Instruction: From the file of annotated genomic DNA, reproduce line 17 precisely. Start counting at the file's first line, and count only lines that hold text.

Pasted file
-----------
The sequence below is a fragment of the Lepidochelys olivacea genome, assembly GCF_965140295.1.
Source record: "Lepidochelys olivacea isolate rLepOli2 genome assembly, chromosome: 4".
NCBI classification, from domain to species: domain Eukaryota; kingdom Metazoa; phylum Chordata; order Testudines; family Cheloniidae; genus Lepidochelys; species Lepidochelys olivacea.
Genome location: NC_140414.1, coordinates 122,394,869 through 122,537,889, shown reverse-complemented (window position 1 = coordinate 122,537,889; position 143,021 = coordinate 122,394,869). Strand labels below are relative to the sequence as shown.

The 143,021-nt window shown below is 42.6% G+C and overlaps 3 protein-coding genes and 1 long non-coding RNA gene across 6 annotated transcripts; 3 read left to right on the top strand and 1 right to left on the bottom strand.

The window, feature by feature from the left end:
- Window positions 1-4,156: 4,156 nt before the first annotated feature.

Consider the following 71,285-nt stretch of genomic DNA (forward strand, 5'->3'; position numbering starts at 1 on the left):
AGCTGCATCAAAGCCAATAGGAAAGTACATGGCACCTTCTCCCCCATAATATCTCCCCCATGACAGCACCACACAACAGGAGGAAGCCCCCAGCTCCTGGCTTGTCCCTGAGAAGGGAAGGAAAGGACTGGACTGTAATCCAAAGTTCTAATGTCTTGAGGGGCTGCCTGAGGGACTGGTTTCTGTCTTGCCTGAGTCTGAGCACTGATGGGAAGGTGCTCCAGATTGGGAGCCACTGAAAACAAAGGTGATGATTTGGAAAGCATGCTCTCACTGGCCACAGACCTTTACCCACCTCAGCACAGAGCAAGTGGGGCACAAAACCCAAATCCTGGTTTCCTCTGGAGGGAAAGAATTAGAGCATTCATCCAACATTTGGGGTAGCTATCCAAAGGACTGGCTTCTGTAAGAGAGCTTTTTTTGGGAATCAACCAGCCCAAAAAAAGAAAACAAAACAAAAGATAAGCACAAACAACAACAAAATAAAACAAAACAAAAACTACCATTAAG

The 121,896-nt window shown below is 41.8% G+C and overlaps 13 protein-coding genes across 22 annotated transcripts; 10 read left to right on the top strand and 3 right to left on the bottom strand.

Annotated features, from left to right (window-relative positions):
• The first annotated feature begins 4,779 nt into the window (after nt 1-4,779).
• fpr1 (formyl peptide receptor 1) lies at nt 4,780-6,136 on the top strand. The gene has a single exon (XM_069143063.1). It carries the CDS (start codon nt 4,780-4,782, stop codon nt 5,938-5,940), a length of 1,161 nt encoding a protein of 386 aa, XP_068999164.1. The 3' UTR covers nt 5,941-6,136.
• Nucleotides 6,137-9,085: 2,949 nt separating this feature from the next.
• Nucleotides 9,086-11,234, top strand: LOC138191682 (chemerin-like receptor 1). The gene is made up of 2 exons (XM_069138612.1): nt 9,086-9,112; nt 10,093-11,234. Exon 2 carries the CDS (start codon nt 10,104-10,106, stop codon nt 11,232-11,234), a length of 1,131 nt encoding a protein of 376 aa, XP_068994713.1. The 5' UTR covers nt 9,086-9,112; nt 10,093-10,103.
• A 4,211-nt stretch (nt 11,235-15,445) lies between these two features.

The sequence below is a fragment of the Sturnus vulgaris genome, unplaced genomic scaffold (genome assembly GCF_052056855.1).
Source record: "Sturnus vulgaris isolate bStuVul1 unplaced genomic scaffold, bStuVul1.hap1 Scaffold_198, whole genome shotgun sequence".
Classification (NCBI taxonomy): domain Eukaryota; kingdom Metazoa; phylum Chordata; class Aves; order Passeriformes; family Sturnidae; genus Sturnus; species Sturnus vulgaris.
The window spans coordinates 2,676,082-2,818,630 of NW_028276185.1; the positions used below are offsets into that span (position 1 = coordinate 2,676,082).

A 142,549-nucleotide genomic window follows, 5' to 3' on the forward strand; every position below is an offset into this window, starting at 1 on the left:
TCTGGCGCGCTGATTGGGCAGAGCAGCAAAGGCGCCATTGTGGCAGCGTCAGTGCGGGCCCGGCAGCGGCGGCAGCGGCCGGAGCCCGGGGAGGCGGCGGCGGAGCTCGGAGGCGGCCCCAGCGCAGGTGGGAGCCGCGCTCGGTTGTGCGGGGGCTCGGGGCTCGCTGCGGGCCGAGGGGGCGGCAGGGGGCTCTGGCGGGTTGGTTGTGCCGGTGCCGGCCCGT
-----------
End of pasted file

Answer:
The sequence below is a fragment of the Sturnus vulgaris genome, unplaced genomic scaffold (genome assembly GCF_052056855.1).